Replying to mounting criticism from the public and Mexican officials, Ticketmaster Mexico issued a formal statement on Monday (Dec. 12) following a ticketing fiasco that led to hundreds being denied access to Bad Bunny’s Mexico City shows Dec. 9 and 10.
“As has been reported, on Friday an unprecedented number of fake tickets were presented at the entrance of [Estadio Azteca], purchased outside our official channels,” wrote Ticketmaster in its release, posted on Twitter late Monday. “In addition to causing confusion among entrance officials, this situation generated a malfunction in our system, which for moments at a time, couldn’t properly identify legitimate tickets. It’s important to underscore that there was no oversale of tickets. Ticketmaster took the technological and logistical measures needed to ensure what happened on Friday would not happen on Saturday.”
Mexico’s Federal Attorney’s Office for Consumers (PROFECO), reported that more than 1,600 people were denied entry to Bad Bunny’s Friday show, leading to crowds of angry ticket-holders clamoring outside the gates of Mexico City’s Estadio Azteca. At the time, Ticketmaster attributed the issue to fake tickets that caused their system to malfunction. On Saturday, just 110 were denied entry.
PROFECO, however, said the ticketing problem for the Puerto Rican superstar’s shows was triggered by an “oversale” of tickets and that Ticketmaster would be fined as a result. “The difference between those defrauded in the first and second concert is proof of it. 1,600 tickets in the first concert… and 110 in the second”, PROFECO head Ricardo Sheffield explained on TV program Aguila o sol.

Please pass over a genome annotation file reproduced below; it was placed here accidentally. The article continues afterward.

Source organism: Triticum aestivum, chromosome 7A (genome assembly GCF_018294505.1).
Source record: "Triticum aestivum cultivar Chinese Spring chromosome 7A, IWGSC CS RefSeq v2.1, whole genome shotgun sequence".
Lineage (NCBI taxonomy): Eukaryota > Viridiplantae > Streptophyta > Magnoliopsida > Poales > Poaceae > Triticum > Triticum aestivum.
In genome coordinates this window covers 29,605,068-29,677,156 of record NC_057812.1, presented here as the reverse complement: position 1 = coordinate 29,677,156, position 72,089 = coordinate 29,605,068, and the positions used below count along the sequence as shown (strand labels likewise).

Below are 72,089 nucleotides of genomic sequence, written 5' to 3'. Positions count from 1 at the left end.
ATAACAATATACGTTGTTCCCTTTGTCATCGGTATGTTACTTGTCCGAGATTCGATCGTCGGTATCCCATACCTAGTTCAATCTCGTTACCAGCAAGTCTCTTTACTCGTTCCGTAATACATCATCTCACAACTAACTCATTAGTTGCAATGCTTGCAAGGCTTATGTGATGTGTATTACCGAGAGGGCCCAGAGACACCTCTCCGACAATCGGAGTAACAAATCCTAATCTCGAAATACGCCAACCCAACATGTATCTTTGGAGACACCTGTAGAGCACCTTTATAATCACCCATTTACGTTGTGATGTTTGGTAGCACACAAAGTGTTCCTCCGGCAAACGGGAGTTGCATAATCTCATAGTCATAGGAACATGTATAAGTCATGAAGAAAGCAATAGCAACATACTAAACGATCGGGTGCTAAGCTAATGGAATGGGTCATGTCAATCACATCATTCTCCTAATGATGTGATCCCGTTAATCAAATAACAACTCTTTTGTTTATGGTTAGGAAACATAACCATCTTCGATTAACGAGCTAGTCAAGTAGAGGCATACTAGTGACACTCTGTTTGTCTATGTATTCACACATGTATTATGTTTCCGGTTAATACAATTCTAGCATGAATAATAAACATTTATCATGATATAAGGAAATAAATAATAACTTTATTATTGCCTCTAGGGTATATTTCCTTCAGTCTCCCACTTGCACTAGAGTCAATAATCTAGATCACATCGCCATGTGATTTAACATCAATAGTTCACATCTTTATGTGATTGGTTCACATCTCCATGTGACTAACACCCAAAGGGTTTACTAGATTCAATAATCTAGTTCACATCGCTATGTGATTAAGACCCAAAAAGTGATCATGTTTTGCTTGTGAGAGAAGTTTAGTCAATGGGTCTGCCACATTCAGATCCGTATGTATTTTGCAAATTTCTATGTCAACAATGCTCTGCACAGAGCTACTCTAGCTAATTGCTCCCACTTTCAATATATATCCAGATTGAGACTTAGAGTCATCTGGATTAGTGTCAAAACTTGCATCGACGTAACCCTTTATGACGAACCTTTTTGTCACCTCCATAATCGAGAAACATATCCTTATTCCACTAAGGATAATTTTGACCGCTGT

The fine for Ticketmaster México could amount to up to 10% of that company’s total sales in 2021, Sheffield said.
“Ticketmaster claimed they were counterfeit, but they were all issued by them,” Sheffield said in an interview on Saturday with Radio Fórmula.
PROFECO’s investigation determined that many tickets claimed as false were indeed legitimate and had been purchased through legitimate channels, according to Sheffield.
In its new missive, Ticketmaster says the Bad Bunny shows were the most in-demand ever in the country’s history, with 4.5 million people attempting to purchase just 120,000 available seats for both Azteca dates. The company said it’s collaborating “openly and widely” with the investigation and will refund ticket buyers in addition to paying them the 20% indemnization mandated by law.
Read full statement in Spanish below:
Ticketmaster has technology that can prevent the type of fraud that allegedly impacted entry to the show, but so far it has only been deployed in the United States. The technology, known as SafeTix, digitizes tickets and eliminates easy to duplicate barcodes that can be resold to multiple people. It’s unclear when the technology will be available in countries outside of the U.S.
Ticketmaster Mexico had been owned and operated by OCESA-CIE since the 1980s but last year Ticketmaster parent company Live Nation finalized its acquisition of Ticketmaster Mexico, transitioning the company from a license holder to a Ticketmaster subsidiary. Ticketmaster Mexico is forecast to sell 20 million tickets this year.
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